Thursday saw the man elected with a historic mandate forced out, with his litany of scandals finally catching up with him.
For Tory MPs, it was a cathartic moment and one many had been pushing for since the Owen Paterson scandal in November.
While going out to bat for the Prime Minister, MPs privately would reveal their misery at “defending the indefensible”, with the mood escalating an all time low in the past week.
One MP told me they were “depressed coming into work and depressed hearing about work”, while others just joked that “it would be over soon so didn’t matter”.
But while the Prime Minister has finally been forced out, there is as yet no timetable for his departure, and Tory MPs are worried just how long will cling on.
This was exacerbated by his speech outside Downing Street, as well as his performance during the Liaison Committee.
At a time where many expected contrition, Mr Johnson instead highlighted his own personal achievement in winning the 2019 election, insisting “that was “the reason I have fought so hard in the last few days to continue to deliver that mandate in person”.
He added: “But as we’ve seen at Westminster, the herd instinct is powerful and when the herd moves, it moves.”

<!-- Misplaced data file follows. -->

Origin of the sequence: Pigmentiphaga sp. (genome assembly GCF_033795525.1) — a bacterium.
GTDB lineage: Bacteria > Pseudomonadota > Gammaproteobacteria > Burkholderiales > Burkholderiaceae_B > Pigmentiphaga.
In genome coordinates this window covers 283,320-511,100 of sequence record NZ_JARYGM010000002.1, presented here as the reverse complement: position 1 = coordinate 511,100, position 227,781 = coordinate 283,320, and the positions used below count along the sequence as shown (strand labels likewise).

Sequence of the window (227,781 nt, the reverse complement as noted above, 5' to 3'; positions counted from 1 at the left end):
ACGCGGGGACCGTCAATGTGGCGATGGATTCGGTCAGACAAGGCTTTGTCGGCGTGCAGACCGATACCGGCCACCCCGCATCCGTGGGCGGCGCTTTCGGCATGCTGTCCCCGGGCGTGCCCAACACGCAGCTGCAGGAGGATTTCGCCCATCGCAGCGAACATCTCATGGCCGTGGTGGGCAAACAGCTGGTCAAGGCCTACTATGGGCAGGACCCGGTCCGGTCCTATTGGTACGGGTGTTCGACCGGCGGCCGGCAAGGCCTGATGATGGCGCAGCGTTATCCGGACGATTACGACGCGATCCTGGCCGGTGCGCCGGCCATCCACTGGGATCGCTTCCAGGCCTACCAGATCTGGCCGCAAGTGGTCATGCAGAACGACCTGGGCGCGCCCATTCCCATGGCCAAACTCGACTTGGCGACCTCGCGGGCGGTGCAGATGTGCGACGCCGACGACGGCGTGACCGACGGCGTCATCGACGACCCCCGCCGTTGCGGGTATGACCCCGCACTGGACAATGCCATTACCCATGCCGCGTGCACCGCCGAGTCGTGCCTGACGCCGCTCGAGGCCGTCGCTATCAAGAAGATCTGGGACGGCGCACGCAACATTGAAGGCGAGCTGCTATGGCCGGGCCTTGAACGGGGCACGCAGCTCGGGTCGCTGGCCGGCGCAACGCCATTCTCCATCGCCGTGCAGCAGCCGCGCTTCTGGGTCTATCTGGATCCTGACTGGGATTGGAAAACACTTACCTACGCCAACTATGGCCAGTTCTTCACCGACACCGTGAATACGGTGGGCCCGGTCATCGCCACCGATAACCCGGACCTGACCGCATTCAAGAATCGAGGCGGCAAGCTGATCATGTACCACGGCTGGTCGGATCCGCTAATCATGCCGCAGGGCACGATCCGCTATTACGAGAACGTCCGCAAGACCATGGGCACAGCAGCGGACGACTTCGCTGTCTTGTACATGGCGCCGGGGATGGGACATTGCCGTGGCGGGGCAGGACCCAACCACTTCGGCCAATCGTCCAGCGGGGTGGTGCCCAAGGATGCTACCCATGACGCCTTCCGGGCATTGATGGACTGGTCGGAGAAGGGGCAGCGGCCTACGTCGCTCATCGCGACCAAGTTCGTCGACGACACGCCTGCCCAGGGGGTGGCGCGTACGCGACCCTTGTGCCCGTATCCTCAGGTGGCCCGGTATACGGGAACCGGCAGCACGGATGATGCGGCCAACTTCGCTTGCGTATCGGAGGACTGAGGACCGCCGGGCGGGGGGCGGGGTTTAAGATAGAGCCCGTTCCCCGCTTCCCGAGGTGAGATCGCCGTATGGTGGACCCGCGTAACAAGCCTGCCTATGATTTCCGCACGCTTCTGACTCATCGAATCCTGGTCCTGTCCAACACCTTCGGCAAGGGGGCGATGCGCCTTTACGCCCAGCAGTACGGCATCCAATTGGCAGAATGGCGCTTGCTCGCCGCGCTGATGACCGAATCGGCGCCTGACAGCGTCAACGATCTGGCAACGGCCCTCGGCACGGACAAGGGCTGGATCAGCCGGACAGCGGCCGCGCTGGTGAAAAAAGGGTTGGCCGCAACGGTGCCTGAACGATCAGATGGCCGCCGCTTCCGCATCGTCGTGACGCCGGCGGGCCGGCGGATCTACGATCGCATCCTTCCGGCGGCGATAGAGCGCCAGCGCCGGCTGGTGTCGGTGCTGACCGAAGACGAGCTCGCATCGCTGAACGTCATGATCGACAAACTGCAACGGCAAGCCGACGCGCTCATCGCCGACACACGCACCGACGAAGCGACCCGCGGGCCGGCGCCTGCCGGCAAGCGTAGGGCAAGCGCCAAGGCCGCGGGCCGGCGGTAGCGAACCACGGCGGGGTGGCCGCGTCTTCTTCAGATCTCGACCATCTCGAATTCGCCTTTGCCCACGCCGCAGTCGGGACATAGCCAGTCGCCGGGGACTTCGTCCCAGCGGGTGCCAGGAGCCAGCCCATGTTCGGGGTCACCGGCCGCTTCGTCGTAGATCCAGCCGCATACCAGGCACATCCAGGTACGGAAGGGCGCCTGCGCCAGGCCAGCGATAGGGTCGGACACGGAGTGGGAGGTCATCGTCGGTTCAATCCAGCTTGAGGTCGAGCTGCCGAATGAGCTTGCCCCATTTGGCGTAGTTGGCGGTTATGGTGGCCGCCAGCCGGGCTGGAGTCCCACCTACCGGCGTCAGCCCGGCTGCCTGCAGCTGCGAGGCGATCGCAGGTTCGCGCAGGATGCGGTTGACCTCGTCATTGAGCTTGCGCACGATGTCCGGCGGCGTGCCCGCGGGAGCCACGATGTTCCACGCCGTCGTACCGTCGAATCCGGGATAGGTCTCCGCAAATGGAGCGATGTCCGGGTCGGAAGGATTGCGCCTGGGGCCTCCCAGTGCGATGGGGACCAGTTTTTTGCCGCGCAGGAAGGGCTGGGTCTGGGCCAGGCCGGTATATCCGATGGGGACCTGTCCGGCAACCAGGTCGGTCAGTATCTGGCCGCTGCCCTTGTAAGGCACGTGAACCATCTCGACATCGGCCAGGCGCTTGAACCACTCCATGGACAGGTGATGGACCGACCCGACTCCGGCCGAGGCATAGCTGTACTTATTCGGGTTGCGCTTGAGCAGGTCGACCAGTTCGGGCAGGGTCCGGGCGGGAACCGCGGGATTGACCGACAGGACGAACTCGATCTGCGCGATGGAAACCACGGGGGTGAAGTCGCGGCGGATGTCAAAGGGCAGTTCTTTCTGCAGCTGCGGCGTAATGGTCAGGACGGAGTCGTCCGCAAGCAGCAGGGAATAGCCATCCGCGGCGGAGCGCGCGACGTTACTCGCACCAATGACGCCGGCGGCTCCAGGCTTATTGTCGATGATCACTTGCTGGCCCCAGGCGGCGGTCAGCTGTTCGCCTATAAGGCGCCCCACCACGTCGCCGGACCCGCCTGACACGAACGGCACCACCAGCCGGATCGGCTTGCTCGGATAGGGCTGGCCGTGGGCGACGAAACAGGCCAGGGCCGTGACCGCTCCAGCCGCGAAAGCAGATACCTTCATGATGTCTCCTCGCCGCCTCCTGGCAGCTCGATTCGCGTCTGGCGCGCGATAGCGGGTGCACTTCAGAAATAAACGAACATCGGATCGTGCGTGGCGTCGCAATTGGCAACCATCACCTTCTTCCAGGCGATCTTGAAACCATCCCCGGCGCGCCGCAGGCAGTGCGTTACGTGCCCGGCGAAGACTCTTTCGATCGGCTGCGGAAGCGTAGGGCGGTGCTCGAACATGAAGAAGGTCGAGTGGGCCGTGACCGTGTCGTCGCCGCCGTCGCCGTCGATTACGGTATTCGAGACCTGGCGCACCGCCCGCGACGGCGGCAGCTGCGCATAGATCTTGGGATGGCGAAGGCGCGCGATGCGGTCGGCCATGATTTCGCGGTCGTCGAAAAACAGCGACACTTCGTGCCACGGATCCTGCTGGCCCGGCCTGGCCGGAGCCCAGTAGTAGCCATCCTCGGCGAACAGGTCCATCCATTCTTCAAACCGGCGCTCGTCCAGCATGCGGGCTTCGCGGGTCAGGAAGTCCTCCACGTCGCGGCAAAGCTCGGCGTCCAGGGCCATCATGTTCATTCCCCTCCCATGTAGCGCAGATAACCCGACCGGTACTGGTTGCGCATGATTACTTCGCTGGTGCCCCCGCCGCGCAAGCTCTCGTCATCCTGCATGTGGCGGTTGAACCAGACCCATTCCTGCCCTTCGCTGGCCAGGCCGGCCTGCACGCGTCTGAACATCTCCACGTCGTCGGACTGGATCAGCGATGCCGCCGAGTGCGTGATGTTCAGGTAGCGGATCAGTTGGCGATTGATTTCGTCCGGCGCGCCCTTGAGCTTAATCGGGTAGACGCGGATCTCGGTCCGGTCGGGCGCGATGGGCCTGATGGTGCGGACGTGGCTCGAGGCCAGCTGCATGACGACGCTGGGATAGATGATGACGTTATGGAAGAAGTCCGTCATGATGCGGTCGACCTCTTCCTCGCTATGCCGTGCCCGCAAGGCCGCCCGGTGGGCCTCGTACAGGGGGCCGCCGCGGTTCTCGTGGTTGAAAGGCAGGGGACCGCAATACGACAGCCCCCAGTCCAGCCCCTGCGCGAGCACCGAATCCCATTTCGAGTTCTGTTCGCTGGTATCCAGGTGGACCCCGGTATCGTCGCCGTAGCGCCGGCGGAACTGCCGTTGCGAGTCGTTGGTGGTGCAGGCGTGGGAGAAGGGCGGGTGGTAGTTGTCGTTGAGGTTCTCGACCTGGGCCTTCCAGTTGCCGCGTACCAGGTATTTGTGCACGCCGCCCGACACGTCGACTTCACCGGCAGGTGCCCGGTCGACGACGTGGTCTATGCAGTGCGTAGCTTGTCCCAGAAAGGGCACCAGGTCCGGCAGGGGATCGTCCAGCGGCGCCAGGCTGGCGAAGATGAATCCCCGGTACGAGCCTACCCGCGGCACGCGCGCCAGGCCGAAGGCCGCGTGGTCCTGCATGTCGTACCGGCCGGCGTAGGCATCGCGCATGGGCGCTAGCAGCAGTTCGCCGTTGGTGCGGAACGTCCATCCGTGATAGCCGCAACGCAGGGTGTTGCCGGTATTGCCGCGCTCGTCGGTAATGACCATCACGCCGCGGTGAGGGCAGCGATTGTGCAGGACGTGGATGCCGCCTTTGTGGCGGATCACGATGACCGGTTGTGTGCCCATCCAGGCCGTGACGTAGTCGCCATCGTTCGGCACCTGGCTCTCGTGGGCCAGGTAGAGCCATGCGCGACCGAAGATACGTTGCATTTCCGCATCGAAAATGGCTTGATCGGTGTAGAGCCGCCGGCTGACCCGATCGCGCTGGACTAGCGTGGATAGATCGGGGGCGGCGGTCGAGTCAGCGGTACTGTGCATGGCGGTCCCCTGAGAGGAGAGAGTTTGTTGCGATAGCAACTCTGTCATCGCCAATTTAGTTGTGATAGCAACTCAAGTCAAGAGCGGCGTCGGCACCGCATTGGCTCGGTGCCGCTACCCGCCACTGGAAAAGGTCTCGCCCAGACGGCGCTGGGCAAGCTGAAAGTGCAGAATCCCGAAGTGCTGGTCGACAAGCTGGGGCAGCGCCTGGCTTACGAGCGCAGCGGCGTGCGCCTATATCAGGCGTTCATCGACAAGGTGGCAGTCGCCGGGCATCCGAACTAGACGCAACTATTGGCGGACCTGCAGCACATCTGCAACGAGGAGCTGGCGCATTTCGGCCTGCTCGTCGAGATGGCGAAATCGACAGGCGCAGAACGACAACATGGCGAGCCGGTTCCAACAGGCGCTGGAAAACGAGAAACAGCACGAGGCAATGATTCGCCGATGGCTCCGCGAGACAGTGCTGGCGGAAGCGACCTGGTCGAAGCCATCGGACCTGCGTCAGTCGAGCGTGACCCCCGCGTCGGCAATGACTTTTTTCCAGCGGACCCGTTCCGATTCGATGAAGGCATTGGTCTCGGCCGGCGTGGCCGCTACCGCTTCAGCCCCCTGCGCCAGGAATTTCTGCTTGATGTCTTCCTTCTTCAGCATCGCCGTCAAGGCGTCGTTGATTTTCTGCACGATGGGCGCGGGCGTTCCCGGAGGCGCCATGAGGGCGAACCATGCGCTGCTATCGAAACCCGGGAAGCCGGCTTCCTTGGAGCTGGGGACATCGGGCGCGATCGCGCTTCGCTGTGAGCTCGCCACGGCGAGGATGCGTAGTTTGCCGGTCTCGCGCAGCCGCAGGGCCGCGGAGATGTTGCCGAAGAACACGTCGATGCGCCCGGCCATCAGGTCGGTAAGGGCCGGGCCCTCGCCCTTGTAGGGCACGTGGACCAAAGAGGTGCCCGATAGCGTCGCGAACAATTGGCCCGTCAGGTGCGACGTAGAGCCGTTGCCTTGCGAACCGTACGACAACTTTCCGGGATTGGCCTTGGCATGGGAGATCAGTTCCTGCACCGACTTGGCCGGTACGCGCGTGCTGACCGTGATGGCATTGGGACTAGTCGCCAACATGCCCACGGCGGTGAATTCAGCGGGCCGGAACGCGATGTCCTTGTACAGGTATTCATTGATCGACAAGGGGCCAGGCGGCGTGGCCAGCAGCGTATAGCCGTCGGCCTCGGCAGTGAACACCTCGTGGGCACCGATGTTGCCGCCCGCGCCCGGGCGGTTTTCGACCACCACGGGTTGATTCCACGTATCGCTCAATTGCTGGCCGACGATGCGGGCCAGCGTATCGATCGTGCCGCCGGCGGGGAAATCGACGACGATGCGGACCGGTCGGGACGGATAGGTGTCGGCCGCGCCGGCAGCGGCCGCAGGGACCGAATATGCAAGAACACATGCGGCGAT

These are not words accepting wrongdoing, such as over appointing someone he knew had been accused of being a sex pest, it is instead a finger of blame at his own party.
Mr Johnson had tried to bring his party down with him in his threats for a general election, and in lashing out at them in his speech relations are now beyond repair.
One MP labelled him “ridiculous, with no self reflection”, another told me his behaviour showed they were “right now like we were right months ago”.
Not having trust in a leader who is going might not seem the worst thing, but as of right now it’s unclear when he is actually going.
The Tory party will soon start a leadership race, with 100,000 members then deciding who is the Prime Minister.
The process could take months, with a new leader expected to be in place before the party conference in October.
Mr Johnson intends to stay until then, with his allies stressing his “strong send of duty to serve his country until a new leader is in place”.
That this gives him time for a big wedding bash at Chequers is of course entirely unrelated.
Now Tory MPs, crucially from all wings of the party, want Mr Johnson gone not next month, but today, with a caretaker Prime Minister appointed.
With his popularity ratings now astonishingly below where Jeremy Corbyn’s were, there is a belief he’s not just a bad leader, but toxic to the Tory brand.
Whoever replaces Mr Johnson will have to rebuild trust, a difficult feat with a cabinet tarnished by defending and covering up his behaviour.
The 1922 committee will now hope to reign in Mr Johnson and force him out earlier.
Conservatives as a party have been bruised and bloodied by this Prime Minister.
Starting afresh will not be easy, and the rebuild needs to happen sooner rather than later.